New LSD Research Provides the First Images of the Brain on Acid, and Hints at Its Potential to Promote Creativity

Talk to nearly any veteran of sixties counterculture, and you’re bound to hear a story or three about an acid trip. Some of those trips were bad, man, full of nightmare hallucinations and severe anxiety. In other accounts, however, LSD gets credit for opening up the mind, releasing old patterns of thought, and freeing up latent creative energy. From Ken Kesey to R. Crumb, these stories abound. Are they credible? Now that scientists have once again begun to study the drug—first synthesized in 1938 and used in experiments in the 50s and 60s until it was banned nearly everywhere—they are finding concrete answers using the latest in brain imaging technology.

LSD Scans

And it appears that LSD—-in a controlled laboratory setting at least—“can be seen as reversing the more restricted thinking we develop from infancy to adulthood.” So reports The Guardian in regard to experiments recently conducted by neuropharmacologist David Nutt, former “drugs advisor” for the British government. Nutt gave volunteer subjects an injection of LSD, then captured the first images ever recorded of the brain on acid. You can see dramatic animations of those scans in the video at the top of the post, comparing the brains of test subjects on the drug and those on placebo, and see some static images above. The study, says Nutt, “is to neuroscience what the Higgs boson was to particle physics.” In an interview with Nature, he describes LSD research as a “way to study the biological phenomenon that is consciousness.”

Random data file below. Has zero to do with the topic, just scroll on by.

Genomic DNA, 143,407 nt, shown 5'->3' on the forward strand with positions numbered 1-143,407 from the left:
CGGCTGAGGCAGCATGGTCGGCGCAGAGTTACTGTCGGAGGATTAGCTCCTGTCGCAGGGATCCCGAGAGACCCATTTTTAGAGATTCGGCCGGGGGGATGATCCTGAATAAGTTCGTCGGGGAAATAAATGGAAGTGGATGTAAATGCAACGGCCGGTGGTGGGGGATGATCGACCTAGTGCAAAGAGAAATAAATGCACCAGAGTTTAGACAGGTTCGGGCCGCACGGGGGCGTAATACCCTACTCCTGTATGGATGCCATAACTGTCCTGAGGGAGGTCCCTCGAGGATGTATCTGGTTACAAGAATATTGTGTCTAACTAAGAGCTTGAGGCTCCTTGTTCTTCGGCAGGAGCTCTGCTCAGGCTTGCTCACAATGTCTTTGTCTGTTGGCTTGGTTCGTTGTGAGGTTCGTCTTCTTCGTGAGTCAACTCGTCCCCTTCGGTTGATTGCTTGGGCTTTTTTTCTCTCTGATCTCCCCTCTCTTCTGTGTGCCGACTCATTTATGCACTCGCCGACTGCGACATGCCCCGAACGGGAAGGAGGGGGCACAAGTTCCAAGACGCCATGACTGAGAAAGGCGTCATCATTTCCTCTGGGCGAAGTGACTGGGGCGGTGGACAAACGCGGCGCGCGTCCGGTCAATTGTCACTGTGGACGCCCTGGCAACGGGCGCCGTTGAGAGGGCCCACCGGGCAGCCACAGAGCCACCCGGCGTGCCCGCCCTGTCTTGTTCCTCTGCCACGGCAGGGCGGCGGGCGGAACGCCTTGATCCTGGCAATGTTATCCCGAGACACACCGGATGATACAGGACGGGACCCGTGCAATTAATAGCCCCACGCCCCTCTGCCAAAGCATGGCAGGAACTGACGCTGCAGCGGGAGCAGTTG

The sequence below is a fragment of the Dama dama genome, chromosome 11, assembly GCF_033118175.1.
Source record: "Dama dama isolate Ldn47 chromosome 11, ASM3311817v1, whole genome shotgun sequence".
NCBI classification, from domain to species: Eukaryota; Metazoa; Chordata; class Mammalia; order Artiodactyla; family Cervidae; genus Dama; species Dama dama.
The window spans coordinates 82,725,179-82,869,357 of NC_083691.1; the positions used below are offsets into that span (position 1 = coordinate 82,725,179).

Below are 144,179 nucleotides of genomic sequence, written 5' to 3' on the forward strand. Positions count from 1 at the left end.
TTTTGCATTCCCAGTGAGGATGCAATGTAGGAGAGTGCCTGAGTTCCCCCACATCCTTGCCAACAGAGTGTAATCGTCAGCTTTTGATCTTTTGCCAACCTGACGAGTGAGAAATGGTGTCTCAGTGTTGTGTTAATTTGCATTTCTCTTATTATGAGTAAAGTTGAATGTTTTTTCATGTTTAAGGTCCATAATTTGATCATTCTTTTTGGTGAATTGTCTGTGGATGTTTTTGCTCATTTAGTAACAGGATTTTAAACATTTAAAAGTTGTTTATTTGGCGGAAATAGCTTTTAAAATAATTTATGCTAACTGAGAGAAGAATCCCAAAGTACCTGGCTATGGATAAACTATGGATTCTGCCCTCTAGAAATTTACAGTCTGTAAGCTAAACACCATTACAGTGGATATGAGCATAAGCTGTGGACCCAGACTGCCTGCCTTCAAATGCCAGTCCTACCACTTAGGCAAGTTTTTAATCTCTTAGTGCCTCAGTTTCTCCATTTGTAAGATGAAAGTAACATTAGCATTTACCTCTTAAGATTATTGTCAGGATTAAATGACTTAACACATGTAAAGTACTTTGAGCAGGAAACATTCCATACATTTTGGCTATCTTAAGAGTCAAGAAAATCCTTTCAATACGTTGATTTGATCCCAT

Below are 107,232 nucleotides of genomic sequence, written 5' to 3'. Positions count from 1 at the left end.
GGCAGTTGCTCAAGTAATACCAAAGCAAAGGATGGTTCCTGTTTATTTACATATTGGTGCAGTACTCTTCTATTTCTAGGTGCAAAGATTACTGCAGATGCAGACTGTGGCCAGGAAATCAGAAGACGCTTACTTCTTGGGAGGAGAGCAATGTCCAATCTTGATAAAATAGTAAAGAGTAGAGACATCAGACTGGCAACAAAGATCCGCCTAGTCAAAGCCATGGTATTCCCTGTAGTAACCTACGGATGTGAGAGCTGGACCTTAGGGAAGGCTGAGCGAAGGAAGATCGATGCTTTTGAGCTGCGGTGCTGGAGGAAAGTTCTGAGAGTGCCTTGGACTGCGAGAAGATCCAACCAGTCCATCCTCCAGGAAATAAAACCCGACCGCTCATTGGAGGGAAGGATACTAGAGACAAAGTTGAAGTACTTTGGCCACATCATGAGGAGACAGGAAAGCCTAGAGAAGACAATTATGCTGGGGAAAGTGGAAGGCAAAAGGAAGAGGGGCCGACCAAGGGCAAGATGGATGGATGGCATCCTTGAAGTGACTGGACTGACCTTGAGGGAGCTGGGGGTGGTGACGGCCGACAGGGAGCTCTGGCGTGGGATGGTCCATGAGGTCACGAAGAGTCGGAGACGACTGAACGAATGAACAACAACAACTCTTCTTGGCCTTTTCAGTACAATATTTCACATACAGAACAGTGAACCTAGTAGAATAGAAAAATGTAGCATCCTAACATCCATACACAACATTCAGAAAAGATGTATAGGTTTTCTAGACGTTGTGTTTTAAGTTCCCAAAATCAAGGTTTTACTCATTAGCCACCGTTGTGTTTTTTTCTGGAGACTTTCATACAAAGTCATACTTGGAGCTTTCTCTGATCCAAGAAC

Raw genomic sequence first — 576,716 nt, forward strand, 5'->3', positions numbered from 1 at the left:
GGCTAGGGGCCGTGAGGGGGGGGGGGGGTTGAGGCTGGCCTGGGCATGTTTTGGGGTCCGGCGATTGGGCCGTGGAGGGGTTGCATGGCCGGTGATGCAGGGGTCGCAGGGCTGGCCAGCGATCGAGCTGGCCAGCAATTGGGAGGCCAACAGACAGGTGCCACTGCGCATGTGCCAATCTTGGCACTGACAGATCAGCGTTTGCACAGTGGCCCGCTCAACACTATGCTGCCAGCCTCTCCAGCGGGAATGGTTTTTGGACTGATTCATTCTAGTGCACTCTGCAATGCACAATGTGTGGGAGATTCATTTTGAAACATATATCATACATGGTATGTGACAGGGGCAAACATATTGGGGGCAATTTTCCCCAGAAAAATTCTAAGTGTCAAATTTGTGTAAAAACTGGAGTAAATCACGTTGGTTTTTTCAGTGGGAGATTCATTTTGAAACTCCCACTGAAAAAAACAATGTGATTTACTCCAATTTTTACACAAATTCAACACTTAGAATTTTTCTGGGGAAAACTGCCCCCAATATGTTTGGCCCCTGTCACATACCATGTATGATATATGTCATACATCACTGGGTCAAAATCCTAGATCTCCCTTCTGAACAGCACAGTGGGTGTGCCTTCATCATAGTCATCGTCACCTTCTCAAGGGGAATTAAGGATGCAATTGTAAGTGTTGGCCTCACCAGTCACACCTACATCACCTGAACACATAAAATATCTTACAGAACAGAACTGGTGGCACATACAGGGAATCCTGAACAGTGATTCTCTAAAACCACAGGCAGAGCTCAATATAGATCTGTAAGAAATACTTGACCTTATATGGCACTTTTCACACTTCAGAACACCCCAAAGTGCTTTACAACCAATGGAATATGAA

What the subjects experienced won’t necessarily surprise anyone who has been on one of those legendary, mind-altering trips: researchers found, writes The Guardian, that “under the drug, regions [of the brain] once segregated spoke to one another,” producing hallucinations, “feelings of oneness with the world,” and “a loss of personal identity called ‘ego dissolution.’” However, prior to this study, Nutt says, “we didn’t know how these profound effects were produced.” There has been precious little data, because “scientists were either scared or couldn’t be bothered to overcome the enormous hurdles to get this done.”

Working with the Beckley Foundation, which studies psychoactive drugs and promotes policy reform, Nutt and his colleague Robert Carhart-Harris crowdfunded their study; in the video above, you can hear them both describe the goals and rationale of their research. What they eventually found, The Guardian reports, was that “under the influence, brain networks that deal with vision, attention, movement and hearing became far more connected, leading to what looked like a ‘more unified brain.’”

But at the same time, other networks broke down. Scans revealed a loss of connections between part of the brain called the parahippocampus and another region known as the retrosplenial cortex.